Posted on behalf of Sheryl Gordon
UNRAVELING SOME COMMON MYTHS & MISCONCEPTIONS ABOUT FMLA AT GREEN RIVER COLLEGE
Myth #1 – FMLA (Family & Medical Leave) is a separate “paid” leave.
- No, FMLA is unpaid leave; FMLA is a “designation” not a leave type. When approved, FMLA provides up to 480 hours or about three (3) months of job-protected (unpaid) leave, but employees must use their own appropriate leave type in order to continue being paid while out on FMLA. Shared leave may also be an option.
Myth #2 – The employer can’t ask for any medical information.
- Wrong – FMLA regulations allow employers to get sufficient proof of the medical need in order to be able to make an FMLA determination.
Myth #3 – It’s okay for me to talk about my coworker’s FMLA or email details about the medical condition to my fellow employees.
- So wrong – Employees who go on medical leave are protected by confidentiality laws to prevent the nature of their or their families’ medical condition from being disclosed. You should not convey specifics of other employees’ (or their families’) medical conditions to others at work, even if the affected employee is disclosing the information to others at work. It is not okay to use Green River College email or any other college resources to pass along confidential medical information.
Myth #4 – My coworker shared with me that she is on approved FMLA leave for a serious medical condition, but I saw her shopping at Costco yesterday. Isn’t that a violation or abuse of FMLA?
- There is no “stay-at-home” policy associated with the receipt of leave benefits at Green River. The answer to this question is going to depend on whether the employee is unable to do her job, but capable of stopping at a store and running an errand. In other words are her actions inconsistent with the medical reason she took FMLA, and only the employee’s doctor can determine what her limitations or restrictions are.
Myth #5 – My supervisor can decide that it’s too much of a hardship on our department for me to be gone, and the college can deny my FMLA request for leave.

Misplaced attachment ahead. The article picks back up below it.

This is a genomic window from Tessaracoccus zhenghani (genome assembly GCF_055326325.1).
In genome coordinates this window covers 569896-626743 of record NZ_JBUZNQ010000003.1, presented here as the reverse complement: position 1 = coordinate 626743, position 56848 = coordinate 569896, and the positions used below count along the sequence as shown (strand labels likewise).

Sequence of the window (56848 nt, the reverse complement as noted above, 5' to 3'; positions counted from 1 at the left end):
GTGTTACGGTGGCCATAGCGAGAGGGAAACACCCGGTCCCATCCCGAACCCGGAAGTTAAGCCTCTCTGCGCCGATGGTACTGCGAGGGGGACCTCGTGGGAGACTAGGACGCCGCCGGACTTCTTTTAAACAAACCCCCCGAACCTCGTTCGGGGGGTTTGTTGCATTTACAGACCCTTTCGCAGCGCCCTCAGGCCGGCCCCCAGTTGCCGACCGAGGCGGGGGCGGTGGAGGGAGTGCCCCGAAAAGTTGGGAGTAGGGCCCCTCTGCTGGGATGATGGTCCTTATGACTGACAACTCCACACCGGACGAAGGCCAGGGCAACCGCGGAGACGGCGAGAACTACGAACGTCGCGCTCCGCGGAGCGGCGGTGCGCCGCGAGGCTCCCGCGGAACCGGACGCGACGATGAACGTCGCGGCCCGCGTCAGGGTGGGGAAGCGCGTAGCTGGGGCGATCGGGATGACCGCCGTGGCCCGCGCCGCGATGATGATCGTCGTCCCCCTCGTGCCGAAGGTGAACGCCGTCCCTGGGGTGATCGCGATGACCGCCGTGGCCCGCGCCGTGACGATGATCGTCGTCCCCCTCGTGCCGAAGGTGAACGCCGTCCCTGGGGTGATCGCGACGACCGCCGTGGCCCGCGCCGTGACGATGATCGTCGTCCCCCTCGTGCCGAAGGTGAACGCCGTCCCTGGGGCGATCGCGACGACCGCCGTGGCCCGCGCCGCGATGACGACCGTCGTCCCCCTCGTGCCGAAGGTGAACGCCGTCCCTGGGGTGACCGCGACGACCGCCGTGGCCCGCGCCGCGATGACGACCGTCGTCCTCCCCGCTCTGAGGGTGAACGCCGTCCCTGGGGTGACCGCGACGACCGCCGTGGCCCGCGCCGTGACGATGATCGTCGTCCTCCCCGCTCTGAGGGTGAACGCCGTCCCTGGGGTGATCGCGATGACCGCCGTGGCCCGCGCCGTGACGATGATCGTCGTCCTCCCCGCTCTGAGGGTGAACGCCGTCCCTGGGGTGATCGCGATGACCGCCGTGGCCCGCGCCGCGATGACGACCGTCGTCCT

- Wrong – Under the FMLA you cannot be denied FMLA leave if
- (1) you are an eligible employee
- (2) of a covered employer
- (3) requesting leave for a reason covered by FMLA
- (4) you have provided sufficient information for your employer to determine that you have made a request for medical leave that is covered by FMLA
- (5) the request has been made thirty days prior to the required leave (or as soon as reasonably possible if thirty days’ notice cannot be provided) and
- (6) you have not already exhausted your protected leave for the current FMLA period.
Myth #6 – Holidays don’t count towards my FMLA (480-hour) entitlement while I’m gone on approved leave.
- Wrong –if you’re gone an entire week during which a holiday falls, the holiday counts as part of your FMLA 480-hour designation. If you worked part of that week, the holiday will not count towards your 480-hour FMLA entitlement.
Myth #7 – I can use FMLA just to spend time with my eligible family member when she/he is sick:
- Wrong – FMLA to care for a family member means that your presence is required to care for your family member. In the medical certification, your doctor must specify what care you are providing to your family member and why your absence to perform that care is necessary during your working hours.
Myth #8 – I can take FMLA to care for my elderly grandparents.
- In most cases, no. The FMLA does not recognize grandparents as immediate family members for FMLA purposes and Green River’s FMLA policy does not include them either. Unless your grandparent acted in loco parentis (had legal responsibility to take on some of the functions of a parent), they will not be considered a family member for FMLA purposes.
Myth #9 – I just use my FMLA “intermittently” and so I don’t need to let my supervisor know when I’m going to be gone.
- Wrong – Unless your supervisor has agreed otherwise, you must follow the appropriate sick leave notification process each day during “intermittent” FMLA use and report your absence to your supervisor. You should never include any medical facts or describe physical events; just specify you will be out for FMLA approved reasons.
Myth #10 – I was approved for FMLA to care for my seriously ill family member who passed away. My FMLA will continue throughout my “grieving” period.
- No, even though the employee will experience a period of grieving unless there is a qualifying event that makes the employee eligible for FMLA, the “Care for a Family Member” FMLA ends with the passing of the relative. The employee may be eligible for several days of paid bereavement leave however.